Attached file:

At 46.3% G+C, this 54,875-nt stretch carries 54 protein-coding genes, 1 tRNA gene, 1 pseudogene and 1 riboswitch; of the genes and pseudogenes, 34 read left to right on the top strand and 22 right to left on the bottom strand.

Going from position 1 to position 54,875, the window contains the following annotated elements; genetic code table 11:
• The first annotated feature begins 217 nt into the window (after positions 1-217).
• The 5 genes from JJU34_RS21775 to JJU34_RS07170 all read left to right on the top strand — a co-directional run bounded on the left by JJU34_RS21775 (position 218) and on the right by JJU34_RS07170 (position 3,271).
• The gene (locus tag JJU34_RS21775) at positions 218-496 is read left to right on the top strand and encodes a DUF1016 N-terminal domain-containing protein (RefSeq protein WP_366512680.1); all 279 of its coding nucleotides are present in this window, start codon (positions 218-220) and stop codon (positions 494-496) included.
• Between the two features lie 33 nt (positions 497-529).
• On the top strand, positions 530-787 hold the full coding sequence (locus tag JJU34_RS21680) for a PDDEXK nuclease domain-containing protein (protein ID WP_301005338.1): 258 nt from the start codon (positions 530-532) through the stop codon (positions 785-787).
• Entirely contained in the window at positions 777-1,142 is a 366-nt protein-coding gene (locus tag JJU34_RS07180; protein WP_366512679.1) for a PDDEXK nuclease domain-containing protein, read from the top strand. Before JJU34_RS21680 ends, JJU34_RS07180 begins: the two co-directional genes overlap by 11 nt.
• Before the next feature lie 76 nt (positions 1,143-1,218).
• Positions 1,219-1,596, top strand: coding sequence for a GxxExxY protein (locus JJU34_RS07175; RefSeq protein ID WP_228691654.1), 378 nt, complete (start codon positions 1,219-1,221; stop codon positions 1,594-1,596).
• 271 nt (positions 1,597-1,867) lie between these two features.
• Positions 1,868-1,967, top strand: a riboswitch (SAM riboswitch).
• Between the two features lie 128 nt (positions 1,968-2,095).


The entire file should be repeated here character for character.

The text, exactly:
At 46.3% G+C, this 54,875-nt stretch carries 54 protein-coding genes, 1 tRNA gene, 1 pseudogene and 1 riboswitch; of the genes and pseudogenes, 34 read left to right on the top strand and 22 right to left on the bottom strand.

Going from position 1 to position 54,875, the window contains the following annotated elements; genetic code table 11:
• The first annotated feature begins 217 nt into the window (after positions 1-217).
• The 5 genes from JJU34_RS21775 to JJU34_RS07170 all read left to right on the top strand — a co-directional run bounded on the left by JJU34_RS21775 (position 218) and on the right by JJU34_RS07170 (position 3,271).
• The gene (locus tag JJU34_RS21775) at positions 218-496 is read left to right on the top strand and encodes a DUF1016 N-terminal domain-containing protein (RefSeq protein WP_366512680.1); all 279 of its coding nucleotides are present in this window, start codon (positions 218-220) and stop codon (positions 494-496) included.
• Between the two features lie 33 nt (positions 497-529).
• On the top strand, positions 530-787 hold the full coding sequence (locus tag JJU34_RS21680) for a PDDEXK nuclease domain-containing protein (protein ID WP_301005338.1): 258 nt from the start codon (positions 530-532) through the stop codon (positions 785-787).
• Entirely contained in the window at positions 777-1,142 is a 366-nt protein-coding gene (locus tag JJU34_RS07180; protein WP_366512679.1) for a PDDEXK nuclease domain-containing protein, read from the top strand. Before JJU34_RS21680 ends, JJU34_RS07180 begins: the two co-directional genes overlap by 11 nt.
• Before the next feature lie 76 nt (positions 1,143-1,218).
• Positions 1,219-1,596, top strand: coding sequence for a GxxExxY protein (locus JJU34_RS07175; RefSeq protein ID WP_228691654.1), 378 nt, complete (start codon positions 1,219-1,221; stop codon positions 1,594-1,596).
• 271 nt (positions 1,597-1,867) lie between these two features.
• Positions 1,868-1,967, top strand: a riboswitch (SAM riboswitch).
• Between the two features lie 128 nt (positions 1,968-2,095).